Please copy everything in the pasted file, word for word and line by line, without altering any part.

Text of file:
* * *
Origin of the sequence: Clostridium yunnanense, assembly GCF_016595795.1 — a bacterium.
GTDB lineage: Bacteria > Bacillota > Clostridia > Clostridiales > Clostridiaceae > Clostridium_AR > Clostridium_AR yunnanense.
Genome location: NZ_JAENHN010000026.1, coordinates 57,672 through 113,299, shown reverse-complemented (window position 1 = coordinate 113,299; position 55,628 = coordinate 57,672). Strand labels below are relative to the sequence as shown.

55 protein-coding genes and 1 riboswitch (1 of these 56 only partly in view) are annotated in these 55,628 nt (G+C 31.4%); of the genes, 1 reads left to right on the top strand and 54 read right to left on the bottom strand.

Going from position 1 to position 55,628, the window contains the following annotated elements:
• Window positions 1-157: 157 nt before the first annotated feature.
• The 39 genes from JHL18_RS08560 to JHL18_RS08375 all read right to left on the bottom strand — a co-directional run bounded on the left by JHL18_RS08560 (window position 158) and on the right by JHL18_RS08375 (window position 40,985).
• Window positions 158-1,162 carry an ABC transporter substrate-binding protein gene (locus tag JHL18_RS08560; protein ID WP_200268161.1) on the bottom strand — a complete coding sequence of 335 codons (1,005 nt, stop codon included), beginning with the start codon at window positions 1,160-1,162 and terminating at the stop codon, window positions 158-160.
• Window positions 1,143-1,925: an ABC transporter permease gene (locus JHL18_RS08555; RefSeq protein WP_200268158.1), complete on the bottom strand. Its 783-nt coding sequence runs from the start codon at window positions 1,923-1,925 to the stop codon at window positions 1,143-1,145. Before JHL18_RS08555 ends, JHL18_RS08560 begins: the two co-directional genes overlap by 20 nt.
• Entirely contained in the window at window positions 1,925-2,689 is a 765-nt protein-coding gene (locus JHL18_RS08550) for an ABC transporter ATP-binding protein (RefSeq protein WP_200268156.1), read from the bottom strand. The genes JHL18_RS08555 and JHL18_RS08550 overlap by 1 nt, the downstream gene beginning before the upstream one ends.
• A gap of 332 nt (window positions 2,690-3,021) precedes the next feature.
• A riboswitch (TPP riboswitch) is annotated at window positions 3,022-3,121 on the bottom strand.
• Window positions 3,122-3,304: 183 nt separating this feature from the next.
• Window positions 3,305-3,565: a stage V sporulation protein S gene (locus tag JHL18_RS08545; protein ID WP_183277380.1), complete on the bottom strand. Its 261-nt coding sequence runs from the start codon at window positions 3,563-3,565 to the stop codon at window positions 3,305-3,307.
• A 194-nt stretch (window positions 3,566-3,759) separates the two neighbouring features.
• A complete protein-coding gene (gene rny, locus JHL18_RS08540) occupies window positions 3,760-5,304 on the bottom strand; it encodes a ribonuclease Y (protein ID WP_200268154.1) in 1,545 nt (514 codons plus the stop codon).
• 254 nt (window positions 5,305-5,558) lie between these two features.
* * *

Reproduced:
Origin of the sequence: Clostridium yunnanense, assembly GCF_016595795.1 — a bacterium.
GTDB lineage: Bacteria > Bacillota > Clostridia > Clostridiales > Clostridiaceae > Clostridium_AR > Clostridium_AR yunnanense.
Genome location: NZ_JAENHN010000026.1, coordinates 57,672 through 113,299, shown reverse-complemented (window position 1 = coordinate 113,299; position 55,628 = coordinate 57,672). Strand labels below are relative to the sequence as shown.

55 protein-coding genes and 1 riboswitch (1 of these 56 only partly in view) are annotated in these 55,628 nt (G+C 31.4%); of the genes, 1 reads left to right on the top strand and 54 read right to left on the bottom strand.

Going from position 1 to position 55,628, the window contains the following annotated elements:
• Window positions 1-157: 157 nt before the first annotated feature.
• The 39 genes from JHL18_RS08560 to JHL18_RS08375 all read right to left on the bottom strand — a co-directional run bounded on the left by JHL18_RS08560 (window position 158) and on the right by JHL18_RS08375 (window position 40,985).
• Window positions 158-1,162 carry an ABC transporter substrate-binding protein gene (locus tag JHL18_RS08560; protein ID WP_200268161.1) on the bottom strand — a complete coding sequence of 335 codons (1,005 nt, stop codon included), beginning with the start codon at window positions 1,160-1,162 and terminating at the stop codon, window positions 158-160.
• Window positions 1,143-1,925: an ABC transporter permease gene (locus JHL18_RS08555; RefSeq protein WP_200268158.1), complete on the bottom strand. Its 783-nt coding sequence runs from the start codon at window positions 1,923-1,925 to the stop codon at window positions 1,143-1,145. Before JHL18_RS08555 ends, JHL18_RS08560 begins: the two co-directional genes overlap by 20 nt.
• Entirely contained in the window at window positions 1,925-2,689 is a 765-nt protein-coding gene (locus JHL18_RS08550) for an ABC transporter ATP-binding protein (RefSeq protein WP_200268156.1), read from the bottom strand. The genes JHL18_RS08555 and JHL18_RS08550 overlap by 1 nt, the downstream gene beginning before the upstream one ends.
• A gap of 332 nt (window positions 2,690-3,021) precedes the next feature.
• A riboswitch (TPP riboswitch) is annotated at window positions 3,022-3,121 on the bottom strand.
• Window positions 3,122-3,304: 183 nt separating this feature from the next.
• Window positions 3,305-3,565: a stage V sporulation protein S gene (locus tag JHL18_RS08545; protein ID WP_183277380.1), complete on the bottom strand. Its 261-nt coding sequence runs from the start codon at window positions 3,563-3,565 to the stop codon at window positions 3,305-3,307.
• A 194-nt stretch (window positions 3,566-3,759) separates the two neighbouring features.
• A complete protein-coding gene (gene rny, locus JHL18_RS08540) occupies window positions 3,760-5,304 on the bottom strand; it encodes a ribonuclease Y (protein ID WP_200268154.1) in 1,545 nt (514 codons plus the stop codon).
• 254 nt (window positions 5,305-5,558) lie between these two features.